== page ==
Toyota Moves Past GM in First-Quarter Sales Toyota surpassed GM in car sales in the first quarter of 2007, even as both companies posted record sales numbers. It's the first time that has happened, and it gives Toyota a legitimate claim on the title "World's Largest Automaker." GM has held that claim for more than 75 years.

Toyota Moves Past GM in First-Quarter Sales

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ROBERT SIEGEL, host:

This is ALL THINGS CONSIDERED from NPR News. I'm Robert Siegel.

Toyota said today that it sold more vehicles than General Motors during the first three months of the year. It is the first time that that has ever happened.

NPR's Jim Zarroli reports Toyota is on track to become the world's biggest automaker this year.

JIM ZARROLI: Toyota has been steadily stealing market share from Detroit for so many years that it was just a matter of time before it overtook the biggest automaker. And that's what happened during the first quarter of the year. Toyota said it sold 2,348,000 vehicles, which was about 88,000 more than GM.

If Toyota maintains its lead throughout the rest of the year, GM will lose its place as the world's number one automaker - a position it's held for more than 75 years.

John McDonald is a GM spokesman.

Mr. JOHN McDONALD (Spokesman, General Motors): Well, obviously it wasn't the news that we wanted to hear but both GM and Toyota are growing around the world. And GM also had a record first-quarter sales performance in the global market.

ZARROLI: McDonald says GM is doing well in emerging markets especially in China where it now sells a million cars a year. He also says the company has been shucking off some of its less profitable product lines, so its overall sales volume has suffered.

But as good as GM did last quarter, Toyota did a lot better. Over the past few decades, the company has slowly and methodically built a reputation for high quality, fuel-efficient vehicles. It's taken a big chunk of the luxury market with models like Lexus. And it set the standard in hybrid vehicles for the Prius.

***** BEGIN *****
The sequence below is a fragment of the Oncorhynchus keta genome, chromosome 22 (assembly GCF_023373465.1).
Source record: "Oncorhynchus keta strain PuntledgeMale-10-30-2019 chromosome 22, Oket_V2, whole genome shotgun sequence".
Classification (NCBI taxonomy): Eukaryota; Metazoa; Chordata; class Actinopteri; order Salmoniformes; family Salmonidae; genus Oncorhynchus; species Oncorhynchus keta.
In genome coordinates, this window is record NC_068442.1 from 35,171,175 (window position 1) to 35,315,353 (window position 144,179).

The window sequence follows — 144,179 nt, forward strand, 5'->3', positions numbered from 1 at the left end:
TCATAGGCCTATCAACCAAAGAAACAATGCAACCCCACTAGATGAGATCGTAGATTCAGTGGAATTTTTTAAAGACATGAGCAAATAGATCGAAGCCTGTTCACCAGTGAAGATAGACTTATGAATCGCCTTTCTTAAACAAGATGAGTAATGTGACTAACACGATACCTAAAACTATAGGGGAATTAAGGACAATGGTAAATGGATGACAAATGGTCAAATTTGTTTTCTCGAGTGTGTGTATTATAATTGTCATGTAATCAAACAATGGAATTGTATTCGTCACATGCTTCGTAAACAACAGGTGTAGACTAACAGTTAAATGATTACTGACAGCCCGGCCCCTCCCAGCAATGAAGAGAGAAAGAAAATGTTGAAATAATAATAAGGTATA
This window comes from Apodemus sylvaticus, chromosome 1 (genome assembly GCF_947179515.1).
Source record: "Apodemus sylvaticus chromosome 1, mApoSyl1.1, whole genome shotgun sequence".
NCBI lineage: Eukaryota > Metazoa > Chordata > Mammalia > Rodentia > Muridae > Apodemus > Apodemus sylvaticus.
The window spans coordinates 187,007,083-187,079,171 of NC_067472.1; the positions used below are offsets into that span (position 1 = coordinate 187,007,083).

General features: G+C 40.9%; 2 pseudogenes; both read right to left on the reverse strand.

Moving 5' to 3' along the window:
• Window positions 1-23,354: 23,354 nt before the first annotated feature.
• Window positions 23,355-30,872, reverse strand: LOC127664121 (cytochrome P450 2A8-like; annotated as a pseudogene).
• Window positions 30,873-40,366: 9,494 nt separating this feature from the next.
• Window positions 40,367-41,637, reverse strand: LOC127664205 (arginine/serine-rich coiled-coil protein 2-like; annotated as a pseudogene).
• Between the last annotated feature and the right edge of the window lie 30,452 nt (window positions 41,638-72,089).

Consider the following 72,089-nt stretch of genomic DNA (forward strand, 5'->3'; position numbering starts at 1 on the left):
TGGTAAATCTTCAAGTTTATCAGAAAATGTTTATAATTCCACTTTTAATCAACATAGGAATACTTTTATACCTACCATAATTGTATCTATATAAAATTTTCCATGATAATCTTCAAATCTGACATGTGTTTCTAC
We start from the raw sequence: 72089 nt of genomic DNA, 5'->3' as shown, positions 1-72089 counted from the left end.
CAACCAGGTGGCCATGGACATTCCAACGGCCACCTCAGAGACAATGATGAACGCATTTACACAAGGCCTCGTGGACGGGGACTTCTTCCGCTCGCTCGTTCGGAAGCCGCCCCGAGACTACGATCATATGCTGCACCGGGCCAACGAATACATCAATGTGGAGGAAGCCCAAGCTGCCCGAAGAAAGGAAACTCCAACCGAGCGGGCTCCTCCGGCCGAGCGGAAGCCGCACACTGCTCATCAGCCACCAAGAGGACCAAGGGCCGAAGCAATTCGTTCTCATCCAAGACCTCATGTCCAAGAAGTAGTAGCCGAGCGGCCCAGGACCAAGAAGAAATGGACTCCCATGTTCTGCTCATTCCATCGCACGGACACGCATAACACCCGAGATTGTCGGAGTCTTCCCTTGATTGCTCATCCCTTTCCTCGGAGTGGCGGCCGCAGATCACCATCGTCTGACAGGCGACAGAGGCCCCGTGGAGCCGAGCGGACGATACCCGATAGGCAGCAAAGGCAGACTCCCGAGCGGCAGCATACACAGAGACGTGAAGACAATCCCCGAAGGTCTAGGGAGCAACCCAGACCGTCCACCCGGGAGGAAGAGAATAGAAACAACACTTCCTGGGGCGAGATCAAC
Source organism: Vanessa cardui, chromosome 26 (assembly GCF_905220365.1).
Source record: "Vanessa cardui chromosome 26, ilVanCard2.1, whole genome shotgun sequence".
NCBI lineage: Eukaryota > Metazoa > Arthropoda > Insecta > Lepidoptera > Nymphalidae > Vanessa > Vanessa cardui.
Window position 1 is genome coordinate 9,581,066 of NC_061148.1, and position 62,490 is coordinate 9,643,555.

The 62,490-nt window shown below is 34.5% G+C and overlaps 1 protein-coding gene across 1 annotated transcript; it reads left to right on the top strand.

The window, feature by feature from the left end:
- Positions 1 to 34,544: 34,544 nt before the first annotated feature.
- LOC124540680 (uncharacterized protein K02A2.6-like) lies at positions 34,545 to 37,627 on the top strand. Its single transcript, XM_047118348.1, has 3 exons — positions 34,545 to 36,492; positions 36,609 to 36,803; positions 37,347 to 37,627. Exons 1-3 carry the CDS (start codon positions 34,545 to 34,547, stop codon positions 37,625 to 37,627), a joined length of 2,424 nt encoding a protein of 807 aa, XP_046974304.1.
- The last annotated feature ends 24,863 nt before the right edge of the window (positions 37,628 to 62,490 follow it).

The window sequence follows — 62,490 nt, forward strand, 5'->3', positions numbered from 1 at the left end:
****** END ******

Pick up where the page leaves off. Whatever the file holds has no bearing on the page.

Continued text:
GM still sells more vehicles in the U.S., but auto analyst Maryann Keller says Toyota is growing faster and it's a lot more profitable.

Ms. MARYANN KELLER (Auto Industry Analyst): It's the profits that make all the difference. And Toyota has been more profitable than General Motors for many years.

ZARROLI: Keller says Toyota has made so much money that it's been able to open plants all over the world, from San Antonio to St. Petersburg, Russia. It has slowly and quietly become a major employer in the United States with plants in California, Texas, Kentucky and West Virginia.

Last week, Katsuaki Watanabe, the president of Toyota Motor Corporation, attended the groundbreaking of a new plant just down the road from Elvis Presley's hometown.

Mr. KATSUAKI WATANABE (President, Toyota Motor Corporation): This is indeed a landmark year for Toyota. And today, we celebrate the start of construction for Toyota's newest branch in North America - Toyota Mississippi.

ZARROLI: This rapid expansion has its downside. Analyst Maryann Keller says there's evidence that Toyota may be trying to grow too fast.

Ms. KELLER: Their quality in the United States is not what it used to be. They have suffered enormous numbers of recalls. Their warranty costs are up.

ZARROLI: But for now, Keller says, there's a good chance that Toyota will end the year as the world's biggest automaker. Toyota tried to downplay the milestone today, perhaps because of political sensitivities in the United States. The company said it didn't pay any attention to rankings and was only interested in improving the quality of its vehicles.

Jim Zarroli, NPR News, New York.

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